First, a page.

We tend to believe (or want to believe?) that the best artists emerge, fully-formed, as though they were uncommonly blessed or destined. While in certain cases this impulse is intended to exalt, it also cheapens the talent, which in all cases is developed, obsessed over, tweaked, refined, repeated ad infinitum. And that’s before luck and circumstance get involved.
Since the Cars dropped what could be a contender for among the best debut albums ever, it’s understandable to assume that resident genius Ric Ocasek was simply born to mastermind this masterpiece; that he — and the band — was more middleman than midwife; that the album itself was inevitable. In actuality, Ocasek was 34 in 1978. In rock ’n’ roll terms, he was already half a decade older than Lennon and McCartney when they disbanded the Beatles. How many rock bands do their best work after 30, much less 34? Not many.
Ocasek had obviously paid considerable dues and put in his time, having made mistakes, learning a thing or three, and leaving misfires on the cutting room floor. Crucially, like the best artists or athletes in any genre, he’d also spent years as a discerning and receptive student.
“My Best Friend’s Girl” is a seamless blend of new wave, rock (new, old, everything in between). It has a slight tinge of funk and soul, even rockabilly. It’s a — Perfect with a capital P — hit single, a perfect opening salvo for an album, The Cars [Elektra Records, 1978] replete with opening salvos. “My Best Friend’s Girl” aces the test of time by somehow sounding out of time: fresh, full of history, and utterly of the moment every time it plays, even more than 40 years since its release.
One can hear the subtle yet unmistakable Beatles influence (check out “I Will” and also the way Elliot Easton made the most from his succinct solos, channeling George Harrison in all the right ways, here and on much subsequent work). Of all the tracks on this tour de force, “My Best Friend’s Girl” might best illuminate Ocasek’s secret power: composing songs that compress the famous Phil Spector “Wall of Sound” into raw nuggets, perfectly calibrated, balancing adrenaline and varnish.
The Cars could only have happened circa 1978. The band featured technically proficient players on each instrument, who may have (and perhaps did) dabble in prog rock during their formative years. They were at the right age to absorb the encyclopedia of pop up until that point. Still, they swam in the same weird waters where punk, disco, glam, AOR, and prog were splashing about for radio play. Out of this mix of music came this glittering gem of the Cars’ first album that could also double as a greatest hits collection. Impeccably produced and with a heat-seeking pop sensibility, many of the songs are at once leavened and augmented by Ocasek’s self-deprecating sense of mirth; irony abounds but never undercuts or calls attention to itself.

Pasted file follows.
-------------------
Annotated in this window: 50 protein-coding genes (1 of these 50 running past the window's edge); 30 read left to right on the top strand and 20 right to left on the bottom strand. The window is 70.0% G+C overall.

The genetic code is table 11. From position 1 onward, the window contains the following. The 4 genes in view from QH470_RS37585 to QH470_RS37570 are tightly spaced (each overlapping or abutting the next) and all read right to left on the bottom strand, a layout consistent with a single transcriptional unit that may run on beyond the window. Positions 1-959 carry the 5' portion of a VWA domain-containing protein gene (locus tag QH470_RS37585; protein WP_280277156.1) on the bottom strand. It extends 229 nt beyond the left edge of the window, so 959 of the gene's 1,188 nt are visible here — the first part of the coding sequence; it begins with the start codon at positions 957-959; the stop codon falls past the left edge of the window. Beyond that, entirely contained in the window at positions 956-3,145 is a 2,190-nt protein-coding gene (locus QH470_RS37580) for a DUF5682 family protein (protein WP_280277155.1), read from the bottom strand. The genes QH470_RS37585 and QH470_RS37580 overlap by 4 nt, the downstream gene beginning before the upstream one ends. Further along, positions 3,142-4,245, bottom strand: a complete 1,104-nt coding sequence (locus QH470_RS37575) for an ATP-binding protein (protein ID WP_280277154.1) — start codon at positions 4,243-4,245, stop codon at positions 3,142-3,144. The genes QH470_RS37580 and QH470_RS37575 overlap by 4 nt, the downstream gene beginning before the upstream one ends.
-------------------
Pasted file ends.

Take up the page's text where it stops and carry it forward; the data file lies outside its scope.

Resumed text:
Ocasek was the lanky and wonderfully eccentric front man, even though Benjamin Orr handled lead vocals on many of the band’s indelible hits. Indeed, the band was very much a collective affair. A proper appraisal of why the Cars endure as an unassailable, if still insufficiently appreciated act, would include their backstories, and ways they helped shape and reshape the musical scene of the late ’70s and early ’80s.
That said, Ocasek is the Cars in terms of what we think about when we think about the band. What’s the first image your mind conjures? That mullet, those shades, the slender, improbably long arms and legs, his angular mug in those epic videos from the days when MTV ruled. And of course, this singer who epitomized substance and style but was no pretty boy, married a super model.
Ocasek was very good at writing a pop song. From “My Best Friend’s Girl” he describes “suede blue eyes” and “You’ve got your nuclear boots/And your drip-dry glove/But when you bite your lip/It’s some reaction to love”. He singes “looooove”, stretching it out like he’s blowing the biggest possible bubble from the sweetest piece of gum. There’s audacity in “You’re All I’ve Got Tonight” (and the fact that it’s not a love song). In perhaps the most underrated classic the Cars track, “Touch and Go”, he sings, “All I need is you tonight/Flying like a cement kite/In your headlock on the floor/Who could ever ask for more?”.
His finest moment? For this fan, it’s everything about “Since You’re Gone”: the title, the lyrics, the delivery, the attitude — like he’s too cool to fully admit it (sound like any guy you’ve ever known, including yourself?), but he’s hurting. And the hall of fame couplet “Well, nothing’s making sense/Everything’s in perfect tense.” You give uncountable lyricists a dictionary, thesaurus, and college education, and exactly one of them will come up with lines like that. More, an entire essay could be written solely concerning Ocasek’s repeated employment of the word “well” throughout the track.
So many pop musicians burn out or fade away, but even though the Cars didn’t end in 1984, the last cut on their last great album, Heartbeat City [Elektra, 1984] manages to do a slow burn and fade away. It’s the ideal coda for that album, that era, this band. Like all their best songs, it epitomizes the year it was made, but is also…other, elsewhere; it’s somehow ecstatic but cut with a tinge of melancholy. I first heard the title song while a teenager, caught in the crossfire of so many things beginning and ending, eager for the future and already nostalgic about what will never come again. I’ll forever be the same fourteen-year old boy I occasionally wish I still was when I hear these words.
“The noise electric
And all you need
Is what you got
And there’s a place for everyone
Under heartbeat city’s golden sun…”
This piece originally published at PopMatters on 9/17/19.